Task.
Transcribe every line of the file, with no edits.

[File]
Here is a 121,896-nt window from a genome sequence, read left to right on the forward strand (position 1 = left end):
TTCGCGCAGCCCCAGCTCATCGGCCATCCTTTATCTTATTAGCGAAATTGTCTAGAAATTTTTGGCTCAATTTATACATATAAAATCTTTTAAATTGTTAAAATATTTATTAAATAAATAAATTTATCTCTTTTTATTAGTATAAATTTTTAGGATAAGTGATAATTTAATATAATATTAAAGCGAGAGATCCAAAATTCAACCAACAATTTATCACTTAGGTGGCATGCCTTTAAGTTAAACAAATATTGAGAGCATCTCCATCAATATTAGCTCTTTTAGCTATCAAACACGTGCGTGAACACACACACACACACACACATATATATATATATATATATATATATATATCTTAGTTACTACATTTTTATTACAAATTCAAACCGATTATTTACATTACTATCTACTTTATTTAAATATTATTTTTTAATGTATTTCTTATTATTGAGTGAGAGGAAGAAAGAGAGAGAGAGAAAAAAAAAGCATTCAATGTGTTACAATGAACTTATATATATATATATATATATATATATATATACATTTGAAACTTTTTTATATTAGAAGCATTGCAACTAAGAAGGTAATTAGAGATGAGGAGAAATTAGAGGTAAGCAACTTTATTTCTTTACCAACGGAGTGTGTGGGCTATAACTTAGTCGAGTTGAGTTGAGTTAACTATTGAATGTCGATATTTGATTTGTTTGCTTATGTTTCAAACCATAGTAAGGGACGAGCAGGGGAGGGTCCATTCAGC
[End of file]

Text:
Here is a 121,896-nt window from a genome sequence, read left to right on the forward strand (position 1 = left end):
TTCGCGCAGCCCCAGCTCATCGGCCATCCTTTATCTTATTAGCGAAATTGTCTAGAAATTTTTGGCTCAATTTATACATATAAAATCTTTTAAATTGTTAAAATATTTATTAAATAAATAAATTTATCTCTTTTTATTAGTATAAATTTTTAGGATAAGTGATAATTTAATATAATATTAAAGCGAGAGATCCAAAATTCAACCAACAATTTATCACTTAGGTGGCATGCCTTTAAGTTAAACAAATATTGAGAGCATCTCCATCAATATTAGCTCTTTTAGCTATCAAACACGTGCGTGAACACACACACACACACACACATATATATATATATATATATATATATATATCTTAGTTACTACATTTTTATTACAAATTCAAACCGATTATTTACATTACTATCTACTTTATTTAAATATTATTTTTTAATGTATTTCTTATTATTGAGTGAGAGGAAGAAAGAGAGAGAGAGAAAAAAAAAGCATTCAATGTGTTACAATGAACTTATATATATATATATATATATATATATATATACATTTGAAACTTTTTTATATTAGAAGCATTGCAACTAAGAAGGTAATTAGAGATGAGGAGAAATTAGAGGTAAGCAACTTTATTTCTTTACCAACGGAGTGTGTGGGCTATAACTTAGTCGAGTTGAGTTGAGTTAACTATTGAATGTCGATATTTGATTTGTTTGCTTATGTTTCAAACCATAGTAAGGGACGAGCAGGGGAGGGTCCATTCAGC